You know a seminar is going badly when you can see your audience has completely lost track of what you're talking about. I know that look; I've seen it on my students. The speaker had to have seen it in mine. He was making the classic mistake of trying to present every step of his paper, rather than introduction- results- sketch- looking ahead. You know it's going really badly when people in the audience keep looking over their shoulders at the wall clock. You know it's going really very badly when the people who already have wristwatches are also checking the wall clock. I felt sorry for the speaker, but had absolutely no idea what he was talking about or where he was going. And then someone kept encouraging me to ask a question.
Meanwhile a few more people, including the bookstore, have asked my plans about that class with the schedule conflict. I didn't think I was teaching it, but more people have asked me about that than for the classes I am teaching, so I e-mailed the person who set the schedule. He's checking. If I do teach this it'll be three classes I'm teaching next term. That's not so bad, though. I've taught two of them several times before, and the one I haven't is close to the one I might be teaching. With two undergraduate research projects to lead too, this means I'd better be racking up the points for teaching credentials when my employment review comes up. In any case I've got to get much more efficient about the way I handle the overhead of my courses. I'm obsessive-compulsive: I don't do efficiency, I do systematizing.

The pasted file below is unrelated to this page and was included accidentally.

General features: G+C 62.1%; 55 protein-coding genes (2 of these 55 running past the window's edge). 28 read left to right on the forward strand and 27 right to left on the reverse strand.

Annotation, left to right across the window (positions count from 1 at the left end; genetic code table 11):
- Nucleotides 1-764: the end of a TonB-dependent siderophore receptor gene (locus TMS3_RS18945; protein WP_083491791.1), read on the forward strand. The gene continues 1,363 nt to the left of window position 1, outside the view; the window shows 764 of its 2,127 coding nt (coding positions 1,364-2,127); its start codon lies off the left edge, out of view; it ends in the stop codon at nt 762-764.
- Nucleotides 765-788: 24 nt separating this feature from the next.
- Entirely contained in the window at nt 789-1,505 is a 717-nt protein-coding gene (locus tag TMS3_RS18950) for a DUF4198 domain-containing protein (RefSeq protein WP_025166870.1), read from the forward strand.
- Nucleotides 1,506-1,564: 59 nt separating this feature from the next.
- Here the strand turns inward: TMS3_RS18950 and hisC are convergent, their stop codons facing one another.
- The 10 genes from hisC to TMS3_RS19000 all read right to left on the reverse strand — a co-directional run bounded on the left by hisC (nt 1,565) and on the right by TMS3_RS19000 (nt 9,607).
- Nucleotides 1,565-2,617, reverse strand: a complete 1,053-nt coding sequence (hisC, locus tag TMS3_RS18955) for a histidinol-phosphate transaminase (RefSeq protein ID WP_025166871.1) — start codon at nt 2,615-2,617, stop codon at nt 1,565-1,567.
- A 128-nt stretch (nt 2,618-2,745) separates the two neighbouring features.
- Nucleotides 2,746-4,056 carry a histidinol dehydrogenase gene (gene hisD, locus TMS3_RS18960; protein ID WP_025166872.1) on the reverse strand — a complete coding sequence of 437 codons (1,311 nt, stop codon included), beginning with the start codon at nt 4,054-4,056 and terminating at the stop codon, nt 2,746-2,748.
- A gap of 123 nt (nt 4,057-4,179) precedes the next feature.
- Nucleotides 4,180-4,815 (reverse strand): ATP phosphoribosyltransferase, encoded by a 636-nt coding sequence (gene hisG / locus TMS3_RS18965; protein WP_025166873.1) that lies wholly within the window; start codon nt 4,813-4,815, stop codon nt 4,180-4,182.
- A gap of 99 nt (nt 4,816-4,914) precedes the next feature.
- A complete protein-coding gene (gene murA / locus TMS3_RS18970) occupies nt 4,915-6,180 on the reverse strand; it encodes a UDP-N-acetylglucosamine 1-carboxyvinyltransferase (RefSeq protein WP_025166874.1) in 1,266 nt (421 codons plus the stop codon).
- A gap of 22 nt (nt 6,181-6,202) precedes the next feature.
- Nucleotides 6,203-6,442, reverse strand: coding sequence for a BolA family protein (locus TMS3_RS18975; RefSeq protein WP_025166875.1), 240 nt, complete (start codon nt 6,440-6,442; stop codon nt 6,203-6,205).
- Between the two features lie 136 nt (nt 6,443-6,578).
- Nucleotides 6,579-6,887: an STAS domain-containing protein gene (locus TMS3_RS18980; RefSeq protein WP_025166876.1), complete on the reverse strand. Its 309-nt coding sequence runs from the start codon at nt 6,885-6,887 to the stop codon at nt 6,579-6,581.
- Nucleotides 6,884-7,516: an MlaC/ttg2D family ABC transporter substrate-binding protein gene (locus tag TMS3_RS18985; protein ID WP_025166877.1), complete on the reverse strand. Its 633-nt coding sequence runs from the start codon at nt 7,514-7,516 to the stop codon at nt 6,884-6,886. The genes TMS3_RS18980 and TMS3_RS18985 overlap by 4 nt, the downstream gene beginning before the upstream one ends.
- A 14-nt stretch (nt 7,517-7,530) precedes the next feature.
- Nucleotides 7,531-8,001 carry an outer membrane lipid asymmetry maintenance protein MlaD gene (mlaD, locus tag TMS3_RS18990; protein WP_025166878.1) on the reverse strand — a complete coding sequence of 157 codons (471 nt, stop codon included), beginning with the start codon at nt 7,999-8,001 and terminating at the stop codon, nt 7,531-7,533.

Is it juvenile to enjoy the 17th of July because that's the date on the iCal icon? The Mac OS X default puts it in the dock on the bottom of the screen, and when you run the program the icon updates to the current day, which is, of course the same. But the ``iCal running'' 17 July is different from the ordinary ``sitting in the dock'' 17 July icon, by a slightly thicker font. At least I find it cute.
Trivia: Franz Liszt wrote nineteen Hungarian Rhapsodies. Source: The New York Public Library Desk Reference, Editors Paul Fargis, Sheree Bykofski.
Currently Reading: Telephone: The First Hundred Years, John Brooks. It was written in 1976, and it includes bundles of fascinating trivia I recommend to all my friends with interest in technological infrastructure. Among the past-is-a-different-world pieces, it mentioned a recent (to the time of writing) case where a Bell Labs researcher got in trouble with his corporate overlords for trying to synthesize a violin sound. That's understandable, sure, since how could the synthesizing of a complex sound be of potential value to AT&T?